In a 6-1 decision, the Iowa Supreme Court has ruled that parents may "sue a doctor for failing to tell them their child may be born with a birth defect so the mother could have an abortion," reports Radio Iowa.
According to court documents, Pamela Plowman filed a lawsuit on July 31, 2013, "against FMCH, the Women's Center, Fort Madison Physicians and Surgeons, Davis Radiology, P.C., and doctors Kang, Paiva, and Steffensmeier."
On April 25, 2011, Plowman received an ultrasound from radiologist Dr. Pil Kang. The readings on Plowman's child were abnormal in a number of ways, however, Plowman alleges that Dr. Kang never informed her of any abnormalities. Kang's report was allegedly signed off by Dr. Paiva. Plowman also alleges that in a follow-up visit, Dr. Steffensmeier not only failed to mention the abnormalities, but said "everything was fine."
In August 2011, Plowman gave birth to Z.P., a boy.
Within a few short months, Z.P. began displaying signs of cognitive impairment. Plowman filed a "wrongful birth" lawsuit which eventually reached the Iowa Supreme Court.
According to court documents, Pamela Plowman would have had an abortion if she and her husband had known about their child's potential for disability:
The parents in this Iowa action allege the prenatal doctors failed to inform them of abnormalities noted during an ultrasound. Their child was born with severe cognitive defects and remains unable to speak or walk at age five. The parents allege they would have chosen to terminate the pregnancy if they had been informed of what the ultrasound allegedly showed. They seek to recover their ordinary and extraordinary costs of raising the child and their loss of income and emotional distress.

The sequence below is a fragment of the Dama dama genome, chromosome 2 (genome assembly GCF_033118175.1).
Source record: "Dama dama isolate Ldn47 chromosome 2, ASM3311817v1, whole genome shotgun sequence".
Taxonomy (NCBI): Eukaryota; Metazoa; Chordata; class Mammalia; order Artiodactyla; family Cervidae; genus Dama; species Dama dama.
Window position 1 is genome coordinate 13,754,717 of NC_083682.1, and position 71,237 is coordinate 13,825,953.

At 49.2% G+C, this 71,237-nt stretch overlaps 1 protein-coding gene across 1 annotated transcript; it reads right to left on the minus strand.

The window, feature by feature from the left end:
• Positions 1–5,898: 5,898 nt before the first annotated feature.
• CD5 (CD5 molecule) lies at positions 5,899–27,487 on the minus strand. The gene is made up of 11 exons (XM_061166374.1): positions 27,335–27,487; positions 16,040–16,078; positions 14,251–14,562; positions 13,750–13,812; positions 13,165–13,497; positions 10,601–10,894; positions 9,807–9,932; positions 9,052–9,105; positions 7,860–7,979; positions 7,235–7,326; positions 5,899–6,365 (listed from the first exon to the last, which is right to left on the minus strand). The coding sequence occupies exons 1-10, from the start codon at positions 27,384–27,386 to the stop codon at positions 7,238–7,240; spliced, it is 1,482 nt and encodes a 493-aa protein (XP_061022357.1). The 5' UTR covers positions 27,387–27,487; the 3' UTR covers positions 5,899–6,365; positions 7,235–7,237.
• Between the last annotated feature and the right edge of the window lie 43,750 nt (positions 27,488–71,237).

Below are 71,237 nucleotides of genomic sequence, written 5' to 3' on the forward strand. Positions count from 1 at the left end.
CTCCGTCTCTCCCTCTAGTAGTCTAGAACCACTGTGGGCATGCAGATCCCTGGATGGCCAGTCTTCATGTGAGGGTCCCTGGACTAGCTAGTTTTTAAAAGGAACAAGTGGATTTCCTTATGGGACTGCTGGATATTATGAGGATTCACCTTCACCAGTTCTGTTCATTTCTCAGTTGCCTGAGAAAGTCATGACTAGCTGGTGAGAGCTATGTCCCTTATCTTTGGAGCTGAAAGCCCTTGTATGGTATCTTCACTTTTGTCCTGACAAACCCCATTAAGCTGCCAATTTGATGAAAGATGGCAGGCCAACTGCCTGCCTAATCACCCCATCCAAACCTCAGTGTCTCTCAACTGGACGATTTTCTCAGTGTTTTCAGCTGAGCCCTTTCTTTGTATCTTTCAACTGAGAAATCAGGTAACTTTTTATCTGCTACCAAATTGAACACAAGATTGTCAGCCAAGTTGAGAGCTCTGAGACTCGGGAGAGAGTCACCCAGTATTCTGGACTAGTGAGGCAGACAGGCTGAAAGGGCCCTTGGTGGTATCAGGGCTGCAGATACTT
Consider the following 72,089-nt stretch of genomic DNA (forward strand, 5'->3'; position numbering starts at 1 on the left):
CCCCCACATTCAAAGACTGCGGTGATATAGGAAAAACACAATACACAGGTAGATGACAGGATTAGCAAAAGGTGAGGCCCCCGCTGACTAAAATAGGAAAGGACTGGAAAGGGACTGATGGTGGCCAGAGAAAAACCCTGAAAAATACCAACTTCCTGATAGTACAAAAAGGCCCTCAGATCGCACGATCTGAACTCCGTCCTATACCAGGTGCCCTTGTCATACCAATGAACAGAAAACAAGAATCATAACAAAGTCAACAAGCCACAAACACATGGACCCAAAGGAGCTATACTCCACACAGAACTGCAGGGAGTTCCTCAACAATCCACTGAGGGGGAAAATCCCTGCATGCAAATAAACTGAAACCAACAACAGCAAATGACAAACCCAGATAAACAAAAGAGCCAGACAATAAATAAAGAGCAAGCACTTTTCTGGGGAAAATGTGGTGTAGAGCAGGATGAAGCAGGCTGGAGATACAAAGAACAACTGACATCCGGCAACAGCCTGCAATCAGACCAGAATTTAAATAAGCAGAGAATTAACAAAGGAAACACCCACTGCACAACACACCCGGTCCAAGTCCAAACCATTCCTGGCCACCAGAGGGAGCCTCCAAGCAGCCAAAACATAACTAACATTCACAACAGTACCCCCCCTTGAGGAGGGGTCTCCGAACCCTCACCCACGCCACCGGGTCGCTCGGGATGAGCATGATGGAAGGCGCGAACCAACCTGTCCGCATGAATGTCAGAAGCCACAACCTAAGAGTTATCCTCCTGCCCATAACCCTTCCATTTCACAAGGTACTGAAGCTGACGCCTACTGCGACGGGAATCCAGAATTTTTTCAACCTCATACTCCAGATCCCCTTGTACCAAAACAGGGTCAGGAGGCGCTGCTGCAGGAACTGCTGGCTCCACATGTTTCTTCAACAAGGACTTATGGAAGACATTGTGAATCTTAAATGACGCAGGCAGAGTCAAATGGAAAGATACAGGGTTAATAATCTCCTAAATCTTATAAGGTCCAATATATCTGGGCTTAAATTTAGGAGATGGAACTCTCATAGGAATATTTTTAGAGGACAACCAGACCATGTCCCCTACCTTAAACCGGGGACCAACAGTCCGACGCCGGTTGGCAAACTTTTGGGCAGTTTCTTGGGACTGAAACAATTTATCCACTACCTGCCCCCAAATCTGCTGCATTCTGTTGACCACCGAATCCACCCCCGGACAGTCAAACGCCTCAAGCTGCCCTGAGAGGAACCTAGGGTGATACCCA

The sole dissenter, Justice Edward Mansfield, noted that the term "severely disabled child" is ill-defined by the court, asking: "What happens if testing indicates the child will be born blind or without a hand?" Mansfield added that the ruling could open up a massive can of worms as it pertains to potential legal filings:
Can a mother sue a father for not telling her that he carried a genetic disorder, on the theory that she would otherwise have had an abortion? Can a father sue a mother for not telling him she carried a genetic disorder, on the theory that he would not have had unprotected sex?
Despite wishing she had murdered her unborn child at 22-weeks gestation, Pamela Plowman says that she "really enjoy[s] spending time with [Z.P.] and get[s] a lot of happiness from him."
This is eugenics; it's no less heinous than Nazi Germany's slaughter of the "unfit," also called "useless eaters."
According to the United States Holocaust Memorial Museum (USHMM):
On August 18, 1939, the Reich Ministry of the Interior circulated a decree compelling all physicians, nurses, and midwives to report newborn infants and children under the age of three who showed signs of severe mental or physical disability. At first only infants and toddlers were incorporated in the effort, but eventually juveniles up to 17 years of age were also killed. Conservative estimates suggest that at least 5,000 physically and mentally disabled children were murdered through starvation or lethal overdose of medication.
As vile and disturbing as this is, it shouldn't come as a surprise to anyone in the United States. Wrongful birth lawsuits like that of the Plowman's are the logical result of pro-abortion policy. If one believes that a fetus isn't human until it passes through the birth canal, then terminating that fetus for any reason has no moral repercussions.
At 22-weeks gestation, an infant in the womb looks like a miniature newborn, weighs approximately one pound, has fully-formed eyes, and its "internal organs are growing fast and the eyelids and eyebrows are becoming distinguishable," according to Pregnancy Corner. "The sensory system is also developing. Your baby learns his or her sense of touch and begins rubbing his or her face, neck, torso, and legs."
It's not only severe disability that drives women to abort their children. Although estimates vary widely in the United States, the Charlotte Lozier Institute notes that "a 2012 publication in Prenatal Diagnosis ... research calculated a weighted mean across the U.S. of a 67% termination rate following prenatal diagnosis."
Additionally, The Daily Wire previously reported that "according to the National Down Syndrome Cytogenetic Register (NDSCR), in the U.K., approximately 90% of infants prenatally diagnosed with Down syndrome are terminated. In Iceland, the figure is a staggering 100%."
Humanity marches steadily toward a place of evil from which we may not be able or willing to return.